Interview with Jacqueline Rose

Feminist psychoanalytic philosopher and literary critic Jacqueline Rose had a visiting professorship at Cambridge last year which coincided with the release of her latest book, Women in Dark Times. Rose describes the book as ‘a series of love letters’ to exceptional women of the twentieth and twenty-first centuries. It has chapters devoted to the Polish-Jewish socialist activist Rosa Luxemburg, Marilyn Monroe, and Charlotte Salomon, an artist of exceptional talent and verve who produced a visual memoir of the rise of Nazism and its devastation of her family, before she was interned and murdered in Auschwitz.

During Rose’s residency, I had a chance to interview her with my friend and colleague Ina Linge. The full text, followed by Ina’s and my personal responses, can be found on the King’s Review website, where this interview was published. Below are some excerpts.

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“Idealisation is always punishing.” Jacqueline Rose on the burden of womanly perfection, as embodied by Marilyn Monroe.

Ina Linge: I understand your book as an intervention into the understanding of women as either victims or free agents responsible for all their actions. Would you agree that we need a more situated sense of women’s agency to understand our times?

Jacqueline Rose: Yes. Women’s agency comes out of their capacity to negotiate the darkness of their own lives. Take Rosa Luxemburg: her partner, [activist] Leo Jogiches, was ghastly by any standard. She wanted a family and he wouldn’t hear of it; he wouldn’t walk down the street with her; when she finally asked for the keys to her flat back, he followed her around with a gun. She had warned him that his neglect of the inner life, his obsessive focus on only politics, would destroy both their relationship and their political ideals. After leaving him, she describes lying on her bed and literally being able to see the bruises on her soul. She says, “Those bruises are what gave me the courage for a new life.”

The women in this book go looking underneath the surface of their own lives and histories, to find what’s blocking them, but also to find the resources that will help them defy their own predicaments. I do believe that if you negotiate these things as complex aspects of your own psyche then you will not have to subordinate other people to the project of lying to yourself. Women are neither perfectly free agents nor simple victims. In the case of the mother of [honour-killing victim] Shafileh Ahmed, this gets very tricky. She allowed her surviving daughter to stand in the dock for weeks, saying “My parents killed my sister.” She allowed the defence to discredit not only the live daughter but also the dead one. You can say she did it because she was dominated by a ghastly, patriarchal husband, which is true up to a point. But then of course you’ve made her a pure victim of her own life. You’ve taken all agency from her. If you don’t do that, you have to explain how a woman could possibly murder her own daughter. We have to just say, we cannot square this circle. If you go for one or the other, you’ve dehumanised her either way.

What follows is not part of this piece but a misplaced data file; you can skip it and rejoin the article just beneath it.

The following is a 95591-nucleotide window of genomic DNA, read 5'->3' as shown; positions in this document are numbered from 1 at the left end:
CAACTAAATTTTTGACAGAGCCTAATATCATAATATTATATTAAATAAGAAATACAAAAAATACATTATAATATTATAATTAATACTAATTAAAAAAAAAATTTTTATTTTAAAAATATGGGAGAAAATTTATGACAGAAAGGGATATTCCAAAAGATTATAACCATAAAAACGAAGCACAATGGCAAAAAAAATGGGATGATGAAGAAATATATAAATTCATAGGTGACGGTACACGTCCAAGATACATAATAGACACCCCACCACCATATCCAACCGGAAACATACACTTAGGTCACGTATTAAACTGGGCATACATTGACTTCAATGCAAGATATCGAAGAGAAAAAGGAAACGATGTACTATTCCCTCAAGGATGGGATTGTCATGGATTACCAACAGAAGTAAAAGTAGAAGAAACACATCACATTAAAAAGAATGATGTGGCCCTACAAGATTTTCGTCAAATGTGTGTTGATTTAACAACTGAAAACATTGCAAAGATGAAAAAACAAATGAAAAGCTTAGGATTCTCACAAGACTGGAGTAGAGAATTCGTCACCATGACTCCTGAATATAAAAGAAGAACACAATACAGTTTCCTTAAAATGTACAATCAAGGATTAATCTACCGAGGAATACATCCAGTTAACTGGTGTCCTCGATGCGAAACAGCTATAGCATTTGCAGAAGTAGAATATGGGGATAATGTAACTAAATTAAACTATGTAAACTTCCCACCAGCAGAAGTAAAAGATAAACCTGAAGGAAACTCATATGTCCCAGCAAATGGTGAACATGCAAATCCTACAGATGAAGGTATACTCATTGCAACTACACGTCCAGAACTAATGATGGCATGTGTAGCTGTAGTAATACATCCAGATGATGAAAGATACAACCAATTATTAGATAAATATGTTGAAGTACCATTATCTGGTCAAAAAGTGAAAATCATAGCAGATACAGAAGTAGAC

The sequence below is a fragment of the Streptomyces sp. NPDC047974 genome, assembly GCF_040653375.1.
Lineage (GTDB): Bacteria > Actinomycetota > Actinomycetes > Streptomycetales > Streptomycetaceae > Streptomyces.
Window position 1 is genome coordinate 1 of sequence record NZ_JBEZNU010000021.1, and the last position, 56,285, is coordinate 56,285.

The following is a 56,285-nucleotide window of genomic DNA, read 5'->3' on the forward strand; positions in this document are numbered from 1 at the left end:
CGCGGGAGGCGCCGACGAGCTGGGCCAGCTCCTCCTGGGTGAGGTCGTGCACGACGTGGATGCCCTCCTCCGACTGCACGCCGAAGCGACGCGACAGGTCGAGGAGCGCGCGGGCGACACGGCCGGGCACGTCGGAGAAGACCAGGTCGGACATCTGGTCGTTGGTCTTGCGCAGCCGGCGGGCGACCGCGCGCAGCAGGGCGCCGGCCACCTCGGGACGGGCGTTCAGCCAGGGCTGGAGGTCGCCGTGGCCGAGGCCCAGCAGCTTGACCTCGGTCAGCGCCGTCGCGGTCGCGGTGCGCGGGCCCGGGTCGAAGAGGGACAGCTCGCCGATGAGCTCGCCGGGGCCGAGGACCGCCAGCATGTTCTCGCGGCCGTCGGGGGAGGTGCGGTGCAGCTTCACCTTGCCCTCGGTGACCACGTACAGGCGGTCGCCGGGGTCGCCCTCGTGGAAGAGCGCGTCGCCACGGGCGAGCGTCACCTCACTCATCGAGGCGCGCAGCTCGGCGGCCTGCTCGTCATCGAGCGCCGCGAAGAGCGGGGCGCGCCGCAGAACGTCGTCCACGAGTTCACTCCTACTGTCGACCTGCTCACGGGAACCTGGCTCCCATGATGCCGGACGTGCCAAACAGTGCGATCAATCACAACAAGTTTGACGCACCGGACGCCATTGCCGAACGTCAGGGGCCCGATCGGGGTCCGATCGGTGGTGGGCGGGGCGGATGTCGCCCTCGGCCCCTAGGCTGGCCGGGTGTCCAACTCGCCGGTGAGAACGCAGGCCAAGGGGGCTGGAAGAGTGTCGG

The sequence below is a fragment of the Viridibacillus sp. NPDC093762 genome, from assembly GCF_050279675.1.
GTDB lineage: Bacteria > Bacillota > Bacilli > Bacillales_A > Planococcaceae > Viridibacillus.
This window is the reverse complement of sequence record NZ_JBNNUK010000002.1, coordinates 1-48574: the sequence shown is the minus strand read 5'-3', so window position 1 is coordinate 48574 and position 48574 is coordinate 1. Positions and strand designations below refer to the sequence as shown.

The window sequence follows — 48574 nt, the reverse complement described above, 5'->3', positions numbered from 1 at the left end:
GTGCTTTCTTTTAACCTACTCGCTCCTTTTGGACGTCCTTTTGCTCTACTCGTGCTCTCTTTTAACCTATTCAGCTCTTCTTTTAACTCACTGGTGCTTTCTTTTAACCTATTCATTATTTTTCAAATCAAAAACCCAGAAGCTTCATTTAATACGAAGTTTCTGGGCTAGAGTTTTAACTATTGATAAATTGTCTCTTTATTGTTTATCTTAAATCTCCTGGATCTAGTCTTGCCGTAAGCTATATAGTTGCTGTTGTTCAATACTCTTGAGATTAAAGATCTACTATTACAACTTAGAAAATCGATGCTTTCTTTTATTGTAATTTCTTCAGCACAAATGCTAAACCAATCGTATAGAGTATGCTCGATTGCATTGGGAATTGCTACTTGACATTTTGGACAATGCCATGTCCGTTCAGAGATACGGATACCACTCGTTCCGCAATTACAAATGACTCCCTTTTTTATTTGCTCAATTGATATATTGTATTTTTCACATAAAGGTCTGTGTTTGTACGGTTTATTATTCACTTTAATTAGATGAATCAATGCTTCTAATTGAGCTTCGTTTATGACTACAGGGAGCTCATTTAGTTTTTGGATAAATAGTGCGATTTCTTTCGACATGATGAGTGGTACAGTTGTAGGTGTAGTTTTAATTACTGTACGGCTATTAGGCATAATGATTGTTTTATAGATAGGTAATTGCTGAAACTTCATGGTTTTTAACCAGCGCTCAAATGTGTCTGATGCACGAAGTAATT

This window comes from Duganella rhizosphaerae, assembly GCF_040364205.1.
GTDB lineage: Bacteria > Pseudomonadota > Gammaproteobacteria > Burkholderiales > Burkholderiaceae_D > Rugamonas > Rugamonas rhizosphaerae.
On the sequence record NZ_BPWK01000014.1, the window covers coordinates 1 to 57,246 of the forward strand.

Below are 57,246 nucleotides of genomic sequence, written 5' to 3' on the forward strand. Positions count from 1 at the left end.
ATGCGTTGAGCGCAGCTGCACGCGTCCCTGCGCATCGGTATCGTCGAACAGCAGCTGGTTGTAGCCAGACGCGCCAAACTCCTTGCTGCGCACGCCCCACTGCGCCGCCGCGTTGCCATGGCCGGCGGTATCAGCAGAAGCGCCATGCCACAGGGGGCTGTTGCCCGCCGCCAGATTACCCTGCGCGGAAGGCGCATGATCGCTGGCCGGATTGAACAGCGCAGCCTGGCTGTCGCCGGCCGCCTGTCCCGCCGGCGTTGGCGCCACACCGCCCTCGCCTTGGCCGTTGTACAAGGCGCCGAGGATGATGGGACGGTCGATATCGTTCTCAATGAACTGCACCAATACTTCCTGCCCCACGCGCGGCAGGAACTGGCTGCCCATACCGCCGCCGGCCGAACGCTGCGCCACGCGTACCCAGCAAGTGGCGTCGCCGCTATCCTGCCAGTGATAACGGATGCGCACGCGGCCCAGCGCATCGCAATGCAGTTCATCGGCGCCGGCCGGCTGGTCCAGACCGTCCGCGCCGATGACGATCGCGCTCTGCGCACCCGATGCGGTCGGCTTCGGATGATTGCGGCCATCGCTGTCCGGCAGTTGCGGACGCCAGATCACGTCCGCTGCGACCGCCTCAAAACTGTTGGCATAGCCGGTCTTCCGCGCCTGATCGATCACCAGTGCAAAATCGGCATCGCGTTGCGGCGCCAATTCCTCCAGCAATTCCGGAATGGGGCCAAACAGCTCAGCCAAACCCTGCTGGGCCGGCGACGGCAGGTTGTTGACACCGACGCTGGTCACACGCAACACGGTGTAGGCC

Katrina Zaat: I want to take up this suggestive binary of women as “victims” and women as “survivors.” Your use of it seems to explicitly position your book as an intervention into current feminist debate.

JR: I know one of the book’s most provocative sentences is: “They’re never solely the victims of their histories, even if that history finally kills them.” Charlotte Salomon would be the best example. She certainly was the victim of her history, in that she died in Auschwitz. But in the two years before that, living in the South of France, she painted 1300 gouache paintings in two years—that’s two to three a day—which told the double history of the rise of Nazism and the devastating impact of that history and its pre-history on her family. When she discovers that seven members of her family  killed themselves, she says, “I will live for them all.” That statement takes the worst of what has happened and incorporates it into a survivor’s strategy. I think the book is her way of surviving. I see her as an agent of her life over and over again.